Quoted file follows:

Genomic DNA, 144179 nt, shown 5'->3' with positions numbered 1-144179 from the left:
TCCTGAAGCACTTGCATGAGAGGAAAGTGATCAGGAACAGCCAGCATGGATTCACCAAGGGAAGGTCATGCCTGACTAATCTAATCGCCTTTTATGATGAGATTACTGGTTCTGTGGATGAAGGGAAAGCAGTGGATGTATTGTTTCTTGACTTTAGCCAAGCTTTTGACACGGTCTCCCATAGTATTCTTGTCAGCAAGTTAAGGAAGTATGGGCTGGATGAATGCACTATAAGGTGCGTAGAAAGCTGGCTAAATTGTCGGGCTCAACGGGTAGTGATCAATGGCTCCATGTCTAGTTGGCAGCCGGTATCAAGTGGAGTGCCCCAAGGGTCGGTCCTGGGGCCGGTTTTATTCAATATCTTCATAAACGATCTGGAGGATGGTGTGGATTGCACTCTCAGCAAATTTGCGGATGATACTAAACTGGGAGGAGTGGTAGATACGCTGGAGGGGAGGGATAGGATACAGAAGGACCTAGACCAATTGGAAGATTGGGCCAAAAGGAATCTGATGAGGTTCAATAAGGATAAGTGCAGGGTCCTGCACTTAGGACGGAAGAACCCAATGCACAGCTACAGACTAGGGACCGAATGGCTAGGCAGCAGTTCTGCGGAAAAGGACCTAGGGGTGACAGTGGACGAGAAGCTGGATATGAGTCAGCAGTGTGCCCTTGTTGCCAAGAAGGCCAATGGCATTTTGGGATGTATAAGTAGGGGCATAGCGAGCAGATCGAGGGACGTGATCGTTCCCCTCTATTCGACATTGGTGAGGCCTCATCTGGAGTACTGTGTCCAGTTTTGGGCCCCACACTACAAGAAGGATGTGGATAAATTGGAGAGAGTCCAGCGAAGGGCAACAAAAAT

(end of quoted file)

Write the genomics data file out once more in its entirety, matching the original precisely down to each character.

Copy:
Genomic DNA, 144179 nt, shown 5'->3' with positions numbered 1-144179 from the left:
TCCTGAAGCACTTGCATGAGAGGAAAGTGATCAGGAACAGCCAGCATGGATTCACCAAGGGAAGGTCATGCCTGACTAATCTAATCGCCTTTTATGATGAGATTACTGGTTCTGTGGATGAAGGGAAAGCAGTGGATGTATTGTTTCTTGACTTTAGCCAAGCTTTTGACACGGTCTCCCATAGTATTCTTGTCAGCAAGTTAAGGAAGTATGGGCTGGATGAATGCACTATAAGGTGCGTAGAAAGCTGGCTAAATTGTCGGGCTCAACGGGTAGTGATCAATGGCTCCATGTCTAGTTGGCAGCCGGTATCAAGTGGAGTGCCCCAAGGGTCGGTCCTGGGGCCGGTTTTATTCAATATCTTCATAAACGATCTGGAGGATGGTGTGGATTGCACTCTCAGCAAATTTGCGGATGATACTAAACTGGGAGGAGTGGTAGATACGCTGGAGGGGAGGGATAGGATACAGAAGGACCTAGACCAATTGGAAGATTGGGCCAAAAGGAATCTGATGAGGTTCAATAAGGATAAGTGCAGGGTCCTGCACTTAGGACGGAAGAACCCAATGCACAGCTACAGACTAGGGACCGAATGGCTAGGCAGCAGTTCTGCGGAAAAGGACCTAGGGGTGACAGTGGACGAGAAGCTGGATATGAGTCAGCAGTGTGCCCTTGTTGCCAAGAAGGCCAATGGCATTTTGGGATGTATAAGTAGGGGCATAGCGAGCAGATCGAGGGACGTGATCGTTCCCCTCTATTCGACATTGGTGAGGCCTCATCTGGAGTACTGTGTCCAGTTTTGGGCCCCACACTACAAGAAGGATGTGGATAAATTGGAGAGAGTCCAGCGAAGGGCAACAAAAAT